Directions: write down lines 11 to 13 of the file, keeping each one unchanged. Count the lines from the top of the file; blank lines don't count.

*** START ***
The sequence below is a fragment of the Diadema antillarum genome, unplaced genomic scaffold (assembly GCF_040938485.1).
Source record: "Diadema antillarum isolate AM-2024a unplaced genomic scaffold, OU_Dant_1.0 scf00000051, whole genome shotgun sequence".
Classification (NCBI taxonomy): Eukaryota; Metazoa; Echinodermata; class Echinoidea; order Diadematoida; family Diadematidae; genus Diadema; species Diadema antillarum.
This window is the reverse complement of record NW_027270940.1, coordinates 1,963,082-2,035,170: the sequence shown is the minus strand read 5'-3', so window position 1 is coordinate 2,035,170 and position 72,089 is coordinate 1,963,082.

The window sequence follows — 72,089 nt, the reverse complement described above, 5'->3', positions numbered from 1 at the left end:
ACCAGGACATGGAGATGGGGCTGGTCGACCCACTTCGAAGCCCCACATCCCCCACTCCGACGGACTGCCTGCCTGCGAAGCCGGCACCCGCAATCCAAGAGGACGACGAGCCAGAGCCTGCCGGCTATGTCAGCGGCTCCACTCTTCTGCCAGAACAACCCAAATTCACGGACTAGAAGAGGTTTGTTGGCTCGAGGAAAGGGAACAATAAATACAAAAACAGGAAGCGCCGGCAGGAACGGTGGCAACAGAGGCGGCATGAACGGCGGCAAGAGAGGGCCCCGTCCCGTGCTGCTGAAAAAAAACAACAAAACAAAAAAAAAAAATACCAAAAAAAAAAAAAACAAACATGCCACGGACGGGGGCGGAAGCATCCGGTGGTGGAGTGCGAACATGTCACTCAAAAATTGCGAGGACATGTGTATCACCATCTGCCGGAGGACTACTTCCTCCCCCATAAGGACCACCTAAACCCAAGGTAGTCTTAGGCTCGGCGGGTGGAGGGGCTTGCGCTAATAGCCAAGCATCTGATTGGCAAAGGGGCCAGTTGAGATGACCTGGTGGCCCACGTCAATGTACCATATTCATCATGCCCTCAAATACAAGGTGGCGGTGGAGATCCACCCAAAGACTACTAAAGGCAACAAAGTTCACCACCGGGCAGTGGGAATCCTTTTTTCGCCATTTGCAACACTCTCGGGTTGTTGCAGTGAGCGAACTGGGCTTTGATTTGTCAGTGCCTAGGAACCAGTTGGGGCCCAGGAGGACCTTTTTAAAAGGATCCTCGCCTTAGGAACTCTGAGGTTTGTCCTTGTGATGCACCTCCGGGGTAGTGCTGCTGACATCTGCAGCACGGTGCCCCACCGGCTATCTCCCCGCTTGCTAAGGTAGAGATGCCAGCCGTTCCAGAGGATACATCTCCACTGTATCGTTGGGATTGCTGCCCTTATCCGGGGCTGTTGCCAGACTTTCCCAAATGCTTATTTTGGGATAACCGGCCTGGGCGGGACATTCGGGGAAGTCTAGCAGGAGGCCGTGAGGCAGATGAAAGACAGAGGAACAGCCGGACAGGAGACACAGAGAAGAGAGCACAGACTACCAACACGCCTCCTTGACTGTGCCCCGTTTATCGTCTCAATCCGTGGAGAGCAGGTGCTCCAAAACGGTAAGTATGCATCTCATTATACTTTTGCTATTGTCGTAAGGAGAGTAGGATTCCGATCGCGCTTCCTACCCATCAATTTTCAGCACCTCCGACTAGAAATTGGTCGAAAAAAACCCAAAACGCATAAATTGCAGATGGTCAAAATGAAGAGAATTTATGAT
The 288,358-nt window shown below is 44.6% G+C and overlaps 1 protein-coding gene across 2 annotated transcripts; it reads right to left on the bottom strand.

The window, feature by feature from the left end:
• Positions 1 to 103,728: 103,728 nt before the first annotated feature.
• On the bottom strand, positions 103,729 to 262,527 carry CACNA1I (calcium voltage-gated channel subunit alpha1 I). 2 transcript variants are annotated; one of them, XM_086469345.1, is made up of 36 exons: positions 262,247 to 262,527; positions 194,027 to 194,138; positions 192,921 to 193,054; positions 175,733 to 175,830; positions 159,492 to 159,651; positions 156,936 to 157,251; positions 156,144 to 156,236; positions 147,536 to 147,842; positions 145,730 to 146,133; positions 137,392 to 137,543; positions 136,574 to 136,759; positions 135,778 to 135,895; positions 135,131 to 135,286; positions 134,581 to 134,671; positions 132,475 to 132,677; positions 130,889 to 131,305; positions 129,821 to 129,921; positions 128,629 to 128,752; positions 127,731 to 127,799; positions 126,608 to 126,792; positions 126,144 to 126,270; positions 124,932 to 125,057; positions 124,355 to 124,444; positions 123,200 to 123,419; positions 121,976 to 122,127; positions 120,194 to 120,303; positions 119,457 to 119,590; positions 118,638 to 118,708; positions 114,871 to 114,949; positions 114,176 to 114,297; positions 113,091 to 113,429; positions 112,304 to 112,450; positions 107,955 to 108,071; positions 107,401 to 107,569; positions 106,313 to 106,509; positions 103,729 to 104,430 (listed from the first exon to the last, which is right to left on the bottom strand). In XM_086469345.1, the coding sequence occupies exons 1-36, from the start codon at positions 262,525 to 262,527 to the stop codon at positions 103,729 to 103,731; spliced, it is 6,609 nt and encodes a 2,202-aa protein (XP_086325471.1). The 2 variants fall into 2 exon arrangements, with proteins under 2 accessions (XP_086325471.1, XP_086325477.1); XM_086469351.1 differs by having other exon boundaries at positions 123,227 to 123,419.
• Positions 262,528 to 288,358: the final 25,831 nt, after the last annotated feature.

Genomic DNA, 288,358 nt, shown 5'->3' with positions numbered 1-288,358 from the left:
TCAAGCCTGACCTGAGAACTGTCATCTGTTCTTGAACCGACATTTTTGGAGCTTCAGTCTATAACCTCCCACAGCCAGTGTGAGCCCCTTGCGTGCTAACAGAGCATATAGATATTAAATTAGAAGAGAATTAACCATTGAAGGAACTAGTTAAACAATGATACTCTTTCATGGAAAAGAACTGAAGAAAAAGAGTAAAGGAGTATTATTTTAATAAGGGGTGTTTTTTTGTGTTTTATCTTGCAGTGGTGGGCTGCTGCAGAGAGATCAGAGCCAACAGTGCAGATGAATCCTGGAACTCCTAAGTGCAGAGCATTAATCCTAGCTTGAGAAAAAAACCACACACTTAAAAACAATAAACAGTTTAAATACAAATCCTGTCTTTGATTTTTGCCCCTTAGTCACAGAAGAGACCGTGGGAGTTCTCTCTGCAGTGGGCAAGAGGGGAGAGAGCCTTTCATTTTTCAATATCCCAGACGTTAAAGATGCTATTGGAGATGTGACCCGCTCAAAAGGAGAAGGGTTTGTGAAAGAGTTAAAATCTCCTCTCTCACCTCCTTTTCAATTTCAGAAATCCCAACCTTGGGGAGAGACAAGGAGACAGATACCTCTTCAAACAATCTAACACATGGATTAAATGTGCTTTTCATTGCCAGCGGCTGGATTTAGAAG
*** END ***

• Positions 262,528 to 288,358: the final 25,831 nt, after the last annotated feature.

Genomic DNA, 288,358 nt, shown 5'->3' with positions numbered 1-288,358 from the left:
TCAAGCCTGACCTGAGAACTGTCATCTGTTCTTGAACCGACATTTTTGGAGCTTCAGTCTATAACCTCCCACAGCCAGTGTGAGCCCCTTGCGTGCTAACAGAGCATATAGATATTAAATTAGAAGAGAATTAACCATTGAAGGAACTAGTTAAACAATGATACTCTTTCATGGAAAAGAACTGAAGAAAAAGAGTAAAGGAGTATTATTTTAATAAGGGGTGTTTTTTTGTGTTTTATCTTGCAGTGGTGGGCTGCTGCAGAGAGATCAGAGCCAACAGTGCAGATGAATCCTGGAACTCCTAAGTGCAGAGCATTAATCCTAGCTTGAGAAAAAAACCACACACTTAAAAACAATAAACAGTTTAAATACAAATCCTGTCTTTGATTTTTGCCCCTTAGTCACAGAAGAGACCGTGGGAGTTCTCTCTGCAGTGGGCAAGAGGGGAGAGAGCCTTTCATTTTTCAATATCCCAGACGTTAAAGATGCTATTGGAGATGTGACCCGCTCAAAAGGAGAAGGGTTTGTGAAAGAGTTAAAATCTCCTCTCTCACCTCCTTTTCAATTTCAGAAATCCCAACCTTGGGGAGAGACAAGGAGACAGATACCTCTTCAAACAATCTAACACATGGATTAAATGTGCTTTTCATTGCCAGCGGCTGGATTTAGAAG